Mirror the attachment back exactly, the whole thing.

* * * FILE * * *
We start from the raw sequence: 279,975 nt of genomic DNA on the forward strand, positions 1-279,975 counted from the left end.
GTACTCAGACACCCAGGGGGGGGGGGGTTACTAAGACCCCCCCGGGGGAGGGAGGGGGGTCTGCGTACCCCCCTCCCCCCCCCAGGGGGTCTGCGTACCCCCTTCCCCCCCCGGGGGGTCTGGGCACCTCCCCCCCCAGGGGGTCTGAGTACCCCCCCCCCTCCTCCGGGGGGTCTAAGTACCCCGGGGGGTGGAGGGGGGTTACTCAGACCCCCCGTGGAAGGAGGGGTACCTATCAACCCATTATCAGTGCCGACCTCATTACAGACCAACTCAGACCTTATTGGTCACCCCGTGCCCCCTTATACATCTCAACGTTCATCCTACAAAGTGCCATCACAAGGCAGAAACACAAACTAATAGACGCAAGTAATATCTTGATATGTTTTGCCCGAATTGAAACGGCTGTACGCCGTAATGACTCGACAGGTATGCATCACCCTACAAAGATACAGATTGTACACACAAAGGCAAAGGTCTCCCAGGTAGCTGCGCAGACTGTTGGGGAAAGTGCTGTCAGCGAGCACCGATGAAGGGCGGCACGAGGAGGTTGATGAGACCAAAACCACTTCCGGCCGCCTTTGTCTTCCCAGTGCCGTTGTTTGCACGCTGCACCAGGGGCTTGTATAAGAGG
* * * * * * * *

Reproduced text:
We start from the raw sequence: 279,975 nt of genomic DNA on the forward strand, positions 1-279,975 counted from the left end.
GTACTCAGACACCCAGGGGGGGGGGGGTTACTAAGACCCCCCCGGGGGAGGGAGGGGGGTCTGCGTACCCCCCTCCCCCCCCCAGGGGGTCTGCGTACCCCCTTCCCCCCCCGGGGGGTCTGGGCACCTCCCCCCCCAGGGGGTCTGAGTACCCCCCCCCCTCCTCCGGGGGGTCTAAGTACCCCGGGGGGTGGAGGGGGGTTACTCAGACCCCCCGTGGAAGGAGGGGTACCTATCAACCCATTATCAGTGCCGACCTCATTACAGACCAACTCAGACCTTATTGGTCACCCCGTGCCCCCTTATACATCTCAACGTTCATCCTACAAAGTGCCATCACAAGGCAGAAACACAAACTAATAGACGCAAGTAATATCTTGATATGTTTTGCCCGAATTGAAACGGCTGTACGCCGTAATGACTCGACAGGTATGCATCACCCTACAAAGATACAGATTGTACACACAAAGGCAAAGGTCTCCCAGGTAGCTGCGCAGACTGTTGGGGAAAGTGCTGTCAGCGAGCACCGATGAAGGGCGGCACGAGGAGGTTGATGAGACCAAAACCACTTCCGGCCGCCTTTGTCTTCCCAGTGCCGTTGTTTGCACGCTGCACCAGGGGCTTGTATAAGAGG